A16z’s ‘Can’t Be Evil’ NFT Licenses Aimed to Prompt Standardization in Web3

Andreessen Horowitz’s crypto venture, a16z, is stepping up its NFT efforts, particularly in NFT ownership and copyright.

A16z has published free, public “Can’t Be Evil” licenses that outline non-fungible tokens (NFT) copyright licensing inspired by Creative Commons, a nonprofit organization focused on providing a legal framework for creativity.

With these guidelines, the company aims to address the existing issues around NFT ownership and copyrights, put them into a framework that is available and understandable to everyone, and “encourage standardization across the web3 industry.” Miles Jennings, General Counsel and Head of Decentralization at a16z, explained.

“There’s currently significant ambiguity and legal risk across the NFT ecosystem, a lack of standardization makes it difficult for NFT purchasers to know what rights they’re getting, and creating customized licenses is expensive. All of this acts as a drag on the industry,” Jennings shared.

The licenses guide offers six types of rights: Exclusive Commercial Rights, Non-Exclusive Commercial Rights, Non-Exclusive Commercial Rights & Termination for Hate Speech, Personal Use License, Personal Use License with Termination for Hate Speech, CCO 1.0 Universal and describes possible actions that can be taken within these sections.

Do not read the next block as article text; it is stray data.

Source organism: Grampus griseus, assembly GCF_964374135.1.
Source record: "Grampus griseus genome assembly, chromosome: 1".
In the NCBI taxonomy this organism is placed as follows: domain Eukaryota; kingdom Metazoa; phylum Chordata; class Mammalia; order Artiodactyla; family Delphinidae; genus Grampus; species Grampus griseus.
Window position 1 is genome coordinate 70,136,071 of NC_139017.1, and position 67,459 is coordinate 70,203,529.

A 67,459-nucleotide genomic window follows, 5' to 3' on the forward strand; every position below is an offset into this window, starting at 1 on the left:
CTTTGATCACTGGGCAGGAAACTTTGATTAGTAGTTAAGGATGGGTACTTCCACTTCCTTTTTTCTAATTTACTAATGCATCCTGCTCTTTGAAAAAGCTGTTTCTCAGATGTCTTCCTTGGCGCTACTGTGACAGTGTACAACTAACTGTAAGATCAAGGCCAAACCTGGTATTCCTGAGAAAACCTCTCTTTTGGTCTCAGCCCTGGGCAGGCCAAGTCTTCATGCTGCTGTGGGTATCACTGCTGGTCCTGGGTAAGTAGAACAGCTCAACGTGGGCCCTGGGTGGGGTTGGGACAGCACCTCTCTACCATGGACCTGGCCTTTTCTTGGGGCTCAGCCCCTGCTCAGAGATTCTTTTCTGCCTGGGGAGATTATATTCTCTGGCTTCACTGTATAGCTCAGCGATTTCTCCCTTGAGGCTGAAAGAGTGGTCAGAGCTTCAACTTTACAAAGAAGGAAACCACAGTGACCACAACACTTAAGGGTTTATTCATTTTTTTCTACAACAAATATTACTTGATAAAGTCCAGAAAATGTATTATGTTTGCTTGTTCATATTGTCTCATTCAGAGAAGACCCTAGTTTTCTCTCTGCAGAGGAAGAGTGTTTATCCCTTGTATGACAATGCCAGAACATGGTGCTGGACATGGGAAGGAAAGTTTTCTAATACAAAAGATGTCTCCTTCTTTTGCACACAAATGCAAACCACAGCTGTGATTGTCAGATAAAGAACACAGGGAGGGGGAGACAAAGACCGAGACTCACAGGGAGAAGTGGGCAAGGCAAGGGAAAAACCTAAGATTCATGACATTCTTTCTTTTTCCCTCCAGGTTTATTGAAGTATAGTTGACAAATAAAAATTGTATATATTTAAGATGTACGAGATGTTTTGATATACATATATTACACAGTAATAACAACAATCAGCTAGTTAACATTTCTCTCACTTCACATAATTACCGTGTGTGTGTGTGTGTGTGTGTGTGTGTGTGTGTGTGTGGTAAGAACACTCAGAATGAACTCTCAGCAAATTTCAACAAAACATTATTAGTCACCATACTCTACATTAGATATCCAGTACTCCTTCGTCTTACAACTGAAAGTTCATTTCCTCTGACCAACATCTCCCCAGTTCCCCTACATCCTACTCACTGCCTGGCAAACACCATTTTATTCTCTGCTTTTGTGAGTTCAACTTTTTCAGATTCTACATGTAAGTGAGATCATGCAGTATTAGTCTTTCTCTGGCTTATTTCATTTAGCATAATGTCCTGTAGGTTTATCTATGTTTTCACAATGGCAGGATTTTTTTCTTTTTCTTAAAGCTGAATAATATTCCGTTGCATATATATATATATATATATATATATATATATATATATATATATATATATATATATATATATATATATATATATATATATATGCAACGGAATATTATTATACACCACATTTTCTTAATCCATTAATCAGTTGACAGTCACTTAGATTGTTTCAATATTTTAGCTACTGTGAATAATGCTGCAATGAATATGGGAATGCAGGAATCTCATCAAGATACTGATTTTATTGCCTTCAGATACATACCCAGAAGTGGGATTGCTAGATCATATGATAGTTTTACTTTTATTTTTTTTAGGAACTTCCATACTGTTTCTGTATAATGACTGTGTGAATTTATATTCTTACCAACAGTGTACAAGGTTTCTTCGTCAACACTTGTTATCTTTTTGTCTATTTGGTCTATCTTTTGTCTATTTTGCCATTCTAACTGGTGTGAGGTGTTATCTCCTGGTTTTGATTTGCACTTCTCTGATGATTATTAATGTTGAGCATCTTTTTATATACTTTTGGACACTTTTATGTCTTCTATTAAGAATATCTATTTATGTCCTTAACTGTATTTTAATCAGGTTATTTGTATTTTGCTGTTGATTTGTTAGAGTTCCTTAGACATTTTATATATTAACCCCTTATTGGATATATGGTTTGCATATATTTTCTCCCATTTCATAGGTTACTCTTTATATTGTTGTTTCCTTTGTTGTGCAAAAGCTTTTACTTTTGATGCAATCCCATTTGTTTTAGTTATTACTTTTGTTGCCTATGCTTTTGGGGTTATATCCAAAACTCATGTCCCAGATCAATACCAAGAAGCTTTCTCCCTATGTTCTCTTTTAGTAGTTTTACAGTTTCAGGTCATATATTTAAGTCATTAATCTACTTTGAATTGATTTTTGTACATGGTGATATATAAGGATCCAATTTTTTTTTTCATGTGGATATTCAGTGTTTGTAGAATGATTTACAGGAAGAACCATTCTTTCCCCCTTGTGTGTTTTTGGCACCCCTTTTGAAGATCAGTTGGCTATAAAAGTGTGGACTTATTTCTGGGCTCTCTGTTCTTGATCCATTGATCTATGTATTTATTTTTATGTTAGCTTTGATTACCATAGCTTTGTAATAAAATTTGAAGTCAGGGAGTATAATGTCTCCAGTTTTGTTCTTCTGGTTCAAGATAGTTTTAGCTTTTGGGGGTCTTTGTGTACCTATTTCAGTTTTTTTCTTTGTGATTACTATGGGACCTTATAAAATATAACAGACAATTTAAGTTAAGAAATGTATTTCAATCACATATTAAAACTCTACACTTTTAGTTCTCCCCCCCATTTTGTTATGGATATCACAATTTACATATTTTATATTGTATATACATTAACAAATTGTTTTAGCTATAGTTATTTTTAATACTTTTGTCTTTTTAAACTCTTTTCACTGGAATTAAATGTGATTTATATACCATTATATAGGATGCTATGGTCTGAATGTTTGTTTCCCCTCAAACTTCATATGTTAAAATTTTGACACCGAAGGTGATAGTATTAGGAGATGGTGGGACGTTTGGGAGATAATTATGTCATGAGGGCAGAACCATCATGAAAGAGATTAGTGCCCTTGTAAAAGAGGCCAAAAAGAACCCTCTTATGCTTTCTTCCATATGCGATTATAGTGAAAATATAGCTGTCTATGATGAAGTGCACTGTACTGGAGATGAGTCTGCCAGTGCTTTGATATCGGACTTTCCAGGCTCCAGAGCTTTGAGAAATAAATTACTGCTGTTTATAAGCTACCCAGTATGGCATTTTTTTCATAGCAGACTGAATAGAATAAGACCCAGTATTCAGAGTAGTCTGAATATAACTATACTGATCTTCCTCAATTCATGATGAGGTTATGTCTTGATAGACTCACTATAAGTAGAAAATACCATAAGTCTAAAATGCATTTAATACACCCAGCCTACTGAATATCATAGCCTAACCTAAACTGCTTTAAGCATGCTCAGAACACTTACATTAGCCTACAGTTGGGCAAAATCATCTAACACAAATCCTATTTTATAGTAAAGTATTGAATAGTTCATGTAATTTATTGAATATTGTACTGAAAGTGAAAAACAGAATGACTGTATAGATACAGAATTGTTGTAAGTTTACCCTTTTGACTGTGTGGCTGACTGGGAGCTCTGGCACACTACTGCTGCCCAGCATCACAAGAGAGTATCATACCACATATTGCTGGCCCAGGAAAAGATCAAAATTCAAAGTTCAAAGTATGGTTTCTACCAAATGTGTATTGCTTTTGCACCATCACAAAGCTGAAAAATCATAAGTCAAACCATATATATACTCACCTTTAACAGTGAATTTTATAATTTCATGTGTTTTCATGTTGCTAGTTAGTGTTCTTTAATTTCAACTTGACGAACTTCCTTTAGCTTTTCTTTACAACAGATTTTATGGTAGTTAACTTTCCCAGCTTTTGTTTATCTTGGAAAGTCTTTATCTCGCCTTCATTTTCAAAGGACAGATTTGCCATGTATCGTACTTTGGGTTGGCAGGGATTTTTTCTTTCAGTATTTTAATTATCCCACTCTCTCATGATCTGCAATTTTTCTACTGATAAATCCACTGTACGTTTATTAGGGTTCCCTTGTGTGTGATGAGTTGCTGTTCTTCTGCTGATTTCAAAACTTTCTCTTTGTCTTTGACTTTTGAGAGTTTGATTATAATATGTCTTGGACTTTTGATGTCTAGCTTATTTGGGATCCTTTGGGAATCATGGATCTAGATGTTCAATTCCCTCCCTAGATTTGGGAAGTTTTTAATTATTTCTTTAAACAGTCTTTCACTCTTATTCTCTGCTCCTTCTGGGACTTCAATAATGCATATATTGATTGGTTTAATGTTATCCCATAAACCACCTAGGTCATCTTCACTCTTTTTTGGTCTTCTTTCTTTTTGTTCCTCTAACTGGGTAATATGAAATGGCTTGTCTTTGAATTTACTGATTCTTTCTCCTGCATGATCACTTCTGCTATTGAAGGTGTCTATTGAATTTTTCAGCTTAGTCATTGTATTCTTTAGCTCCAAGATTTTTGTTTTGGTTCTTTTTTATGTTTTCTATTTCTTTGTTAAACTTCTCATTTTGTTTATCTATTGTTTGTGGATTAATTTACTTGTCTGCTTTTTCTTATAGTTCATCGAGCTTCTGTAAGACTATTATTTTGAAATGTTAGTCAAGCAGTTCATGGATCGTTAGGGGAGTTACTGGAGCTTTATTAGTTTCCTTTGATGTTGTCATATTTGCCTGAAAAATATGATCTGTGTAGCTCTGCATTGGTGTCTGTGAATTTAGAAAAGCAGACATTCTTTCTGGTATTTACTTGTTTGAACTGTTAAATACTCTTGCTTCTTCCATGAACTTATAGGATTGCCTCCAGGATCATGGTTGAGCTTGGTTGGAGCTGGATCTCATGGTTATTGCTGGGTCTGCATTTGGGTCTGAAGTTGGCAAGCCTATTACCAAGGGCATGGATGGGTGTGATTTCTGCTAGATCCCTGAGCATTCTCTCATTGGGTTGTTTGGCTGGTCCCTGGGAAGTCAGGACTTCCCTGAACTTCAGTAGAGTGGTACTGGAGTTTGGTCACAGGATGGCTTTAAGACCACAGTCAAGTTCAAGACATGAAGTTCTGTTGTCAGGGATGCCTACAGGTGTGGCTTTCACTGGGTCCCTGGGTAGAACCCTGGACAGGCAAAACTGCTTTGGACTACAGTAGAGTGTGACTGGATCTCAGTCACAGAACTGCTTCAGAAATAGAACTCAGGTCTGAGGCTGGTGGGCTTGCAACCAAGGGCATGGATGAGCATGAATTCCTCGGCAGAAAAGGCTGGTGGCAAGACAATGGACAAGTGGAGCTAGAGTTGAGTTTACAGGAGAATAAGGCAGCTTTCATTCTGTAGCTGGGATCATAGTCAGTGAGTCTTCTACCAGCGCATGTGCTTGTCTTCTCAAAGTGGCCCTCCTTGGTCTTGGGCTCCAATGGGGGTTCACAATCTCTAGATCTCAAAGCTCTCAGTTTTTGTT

Source: a16z

A16z clarifies that these licenses might not be right for every project and that they are subject to change and modification.

But they are also “irrevocable by creators.”

“The licenses make the rights they provide irrevocable, aiming to prevent creators from potentially misleading buyers by swapping out a license for a more restrictive one in the future,” the document reads.

The open source licenses, created in partnership with the law firms Latham & Watkins LLP and DLA Piper LLP, are based on US copyright law.

Projects can reference a license, all of which are available on GitHub, into a smart contract directly.

NFT creators and owners have been suffering from the ambiguity and lack of legal framework surrounding digital collectibles. 

In June, two members of the US Senate requested the US Patent and Trademark Office to conduct a study regarding NFTs and IP rights. Meanwhile, the High Court of Justice in the UK, in its first, recognized NFTs as property in an NFT theft case in May, prompting further discussions around digital collectibles’ legal status.

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